21 Feb The Building as a Village
Tamara Harris first started flagging in 1991. She was a single parent of three, and her youngest was six months old. Since then, she has grown into a trainer and opened her own business: Yes We Can Flagging. The Liberty Bank Building is her first commercial contract.
As a community member herself – Ms. Harris grew up nearby – she’s thrilled that LBB is finally a reality. An important fixture of the construction site, she’s become familiar with all of the builders and many neighbors, as well. She fondly remembers Mrs. White, a long-term resident of the Central District, for welcoming her.
If asked, she’ll repeat the flagger’s motto: “clear, firm, and courteous.” Ms. Harris is all three, even in her gratitude for the opportunity to be a part of this project.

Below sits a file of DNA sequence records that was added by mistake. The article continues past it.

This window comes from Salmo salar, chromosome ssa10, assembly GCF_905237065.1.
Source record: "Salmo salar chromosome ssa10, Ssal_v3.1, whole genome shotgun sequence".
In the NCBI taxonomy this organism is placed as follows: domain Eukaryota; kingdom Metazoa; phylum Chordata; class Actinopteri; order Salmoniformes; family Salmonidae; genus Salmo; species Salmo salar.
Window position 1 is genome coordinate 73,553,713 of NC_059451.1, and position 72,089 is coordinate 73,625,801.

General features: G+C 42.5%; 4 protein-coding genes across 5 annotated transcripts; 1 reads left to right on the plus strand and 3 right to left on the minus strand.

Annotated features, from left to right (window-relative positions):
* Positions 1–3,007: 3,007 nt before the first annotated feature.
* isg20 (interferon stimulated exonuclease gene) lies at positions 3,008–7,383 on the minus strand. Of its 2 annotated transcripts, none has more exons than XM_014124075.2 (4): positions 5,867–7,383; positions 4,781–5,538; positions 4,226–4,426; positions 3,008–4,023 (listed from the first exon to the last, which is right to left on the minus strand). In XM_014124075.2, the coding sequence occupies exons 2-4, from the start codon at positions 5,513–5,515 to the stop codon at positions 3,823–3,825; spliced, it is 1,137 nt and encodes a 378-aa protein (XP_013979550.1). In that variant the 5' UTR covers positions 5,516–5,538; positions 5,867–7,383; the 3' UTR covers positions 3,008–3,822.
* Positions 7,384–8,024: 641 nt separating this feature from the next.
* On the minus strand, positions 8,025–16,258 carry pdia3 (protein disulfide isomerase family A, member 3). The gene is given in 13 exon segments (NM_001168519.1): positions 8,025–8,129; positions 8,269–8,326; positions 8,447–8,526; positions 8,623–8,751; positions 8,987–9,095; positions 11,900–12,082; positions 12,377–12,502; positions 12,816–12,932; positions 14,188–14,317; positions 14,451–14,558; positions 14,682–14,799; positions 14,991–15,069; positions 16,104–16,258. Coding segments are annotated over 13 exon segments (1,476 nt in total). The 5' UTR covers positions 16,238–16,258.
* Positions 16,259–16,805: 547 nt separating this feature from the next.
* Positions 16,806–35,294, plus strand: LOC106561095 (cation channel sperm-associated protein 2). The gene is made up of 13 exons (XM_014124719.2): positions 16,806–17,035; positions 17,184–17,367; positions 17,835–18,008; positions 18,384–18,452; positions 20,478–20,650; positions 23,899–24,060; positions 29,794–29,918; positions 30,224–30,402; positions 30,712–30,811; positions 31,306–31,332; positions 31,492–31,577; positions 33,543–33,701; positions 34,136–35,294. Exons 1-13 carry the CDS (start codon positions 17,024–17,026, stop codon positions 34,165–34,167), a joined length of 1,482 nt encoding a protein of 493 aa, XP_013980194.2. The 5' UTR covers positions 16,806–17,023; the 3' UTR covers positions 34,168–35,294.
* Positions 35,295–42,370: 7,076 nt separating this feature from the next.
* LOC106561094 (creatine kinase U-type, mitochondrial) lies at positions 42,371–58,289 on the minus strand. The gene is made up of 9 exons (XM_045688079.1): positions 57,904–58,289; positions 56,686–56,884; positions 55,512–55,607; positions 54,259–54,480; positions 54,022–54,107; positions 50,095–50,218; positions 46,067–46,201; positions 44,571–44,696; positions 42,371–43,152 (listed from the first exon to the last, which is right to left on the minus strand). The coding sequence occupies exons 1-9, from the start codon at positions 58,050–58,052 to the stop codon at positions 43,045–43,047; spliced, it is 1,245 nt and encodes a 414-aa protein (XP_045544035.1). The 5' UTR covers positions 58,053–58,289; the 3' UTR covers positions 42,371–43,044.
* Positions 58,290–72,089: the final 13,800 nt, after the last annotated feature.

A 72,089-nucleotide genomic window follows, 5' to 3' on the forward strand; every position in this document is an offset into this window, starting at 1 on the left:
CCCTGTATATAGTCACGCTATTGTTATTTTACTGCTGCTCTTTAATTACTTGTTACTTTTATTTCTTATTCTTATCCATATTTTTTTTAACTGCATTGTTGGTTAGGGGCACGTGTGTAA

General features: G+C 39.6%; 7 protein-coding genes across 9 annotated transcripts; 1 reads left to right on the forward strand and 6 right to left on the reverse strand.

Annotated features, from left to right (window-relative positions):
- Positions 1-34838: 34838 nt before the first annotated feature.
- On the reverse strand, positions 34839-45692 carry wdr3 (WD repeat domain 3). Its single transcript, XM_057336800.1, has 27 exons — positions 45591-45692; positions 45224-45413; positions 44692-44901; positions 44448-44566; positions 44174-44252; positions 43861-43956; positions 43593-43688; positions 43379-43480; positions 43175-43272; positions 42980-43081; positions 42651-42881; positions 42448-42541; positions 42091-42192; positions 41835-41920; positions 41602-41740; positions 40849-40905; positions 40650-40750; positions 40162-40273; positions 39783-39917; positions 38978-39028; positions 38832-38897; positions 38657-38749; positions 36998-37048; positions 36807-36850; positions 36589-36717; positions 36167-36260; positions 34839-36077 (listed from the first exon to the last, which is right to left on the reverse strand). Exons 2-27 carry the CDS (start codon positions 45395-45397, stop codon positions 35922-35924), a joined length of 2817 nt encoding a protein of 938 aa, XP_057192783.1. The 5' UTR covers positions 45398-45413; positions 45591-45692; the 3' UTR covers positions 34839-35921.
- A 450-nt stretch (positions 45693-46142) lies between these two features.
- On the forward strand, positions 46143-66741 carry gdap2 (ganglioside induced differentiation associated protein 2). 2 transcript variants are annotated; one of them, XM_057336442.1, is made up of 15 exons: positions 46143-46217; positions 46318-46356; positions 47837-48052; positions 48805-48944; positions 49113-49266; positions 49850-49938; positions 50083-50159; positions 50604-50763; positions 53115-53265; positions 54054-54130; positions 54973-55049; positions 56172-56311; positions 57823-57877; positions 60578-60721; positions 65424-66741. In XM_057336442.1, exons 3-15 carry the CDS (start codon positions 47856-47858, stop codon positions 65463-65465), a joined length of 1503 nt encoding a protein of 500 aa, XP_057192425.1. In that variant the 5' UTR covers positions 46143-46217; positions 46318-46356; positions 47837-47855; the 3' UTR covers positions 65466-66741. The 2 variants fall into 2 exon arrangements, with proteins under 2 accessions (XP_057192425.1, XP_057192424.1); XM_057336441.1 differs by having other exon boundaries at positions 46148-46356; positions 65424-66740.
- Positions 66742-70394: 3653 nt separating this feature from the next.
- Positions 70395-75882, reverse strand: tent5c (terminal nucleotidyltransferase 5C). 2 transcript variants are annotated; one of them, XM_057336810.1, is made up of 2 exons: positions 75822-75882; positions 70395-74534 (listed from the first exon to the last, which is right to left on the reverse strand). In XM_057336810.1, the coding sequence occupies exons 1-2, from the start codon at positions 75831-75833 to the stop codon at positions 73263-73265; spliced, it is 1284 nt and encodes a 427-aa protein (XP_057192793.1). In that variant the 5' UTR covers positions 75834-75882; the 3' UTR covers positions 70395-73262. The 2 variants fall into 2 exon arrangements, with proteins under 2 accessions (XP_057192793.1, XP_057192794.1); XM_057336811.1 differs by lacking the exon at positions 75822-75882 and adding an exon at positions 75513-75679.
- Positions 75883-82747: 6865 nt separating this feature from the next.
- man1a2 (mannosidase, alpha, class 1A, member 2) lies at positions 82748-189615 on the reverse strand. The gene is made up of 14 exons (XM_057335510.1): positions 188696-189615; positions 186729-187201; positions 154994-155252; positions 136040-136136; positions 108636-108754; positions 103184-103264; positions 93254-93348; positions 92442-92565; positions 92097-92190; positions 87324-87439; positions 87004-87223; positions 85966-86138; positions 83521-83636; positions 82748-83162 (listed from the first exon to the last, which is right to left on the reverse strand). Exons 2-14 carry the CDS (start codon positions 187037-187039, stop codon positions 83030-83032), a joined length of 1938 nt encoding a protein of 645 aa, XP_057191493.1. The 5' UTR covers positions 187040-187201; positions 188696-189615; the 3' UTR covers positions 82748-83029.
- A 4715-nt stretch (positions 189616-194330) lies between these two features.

Shelton Burr is president and CEO of Adept Mechanical, which designed and installed the plumbing system at LBB – something of a homecoming for Mr. Burr who grew up nearby and attended Garfield High School. He remembers when Liberty Bank opened, back when the Central District was primarily home to African Americans and other minorities.
A local artist and co-curator of LBB art installations, Esther Ervin has witnessed the Central District’s struggles with displacement over 24 years of residence there. Now, along with Al Doggett, her longtime collaborator, and several other artists, her work will be displayed permanently at LBB, helping to preserve the history of the neighborhood.
Many partners came together to make the Liberty Bank Building a reality. As we get close to its opening, we celebrate all of their hard work, dedication, and insight. Pictured: Evelyn Thomas Allen, BCIA; Wyking Garrett, Africatown; Andrea Caupain, Byrd Barr Place; Kevin Dawson Jr., Byrd Barr Place; Jaebadiah Gardner, Onpoint Real Estate; Jill Fleming, CHH.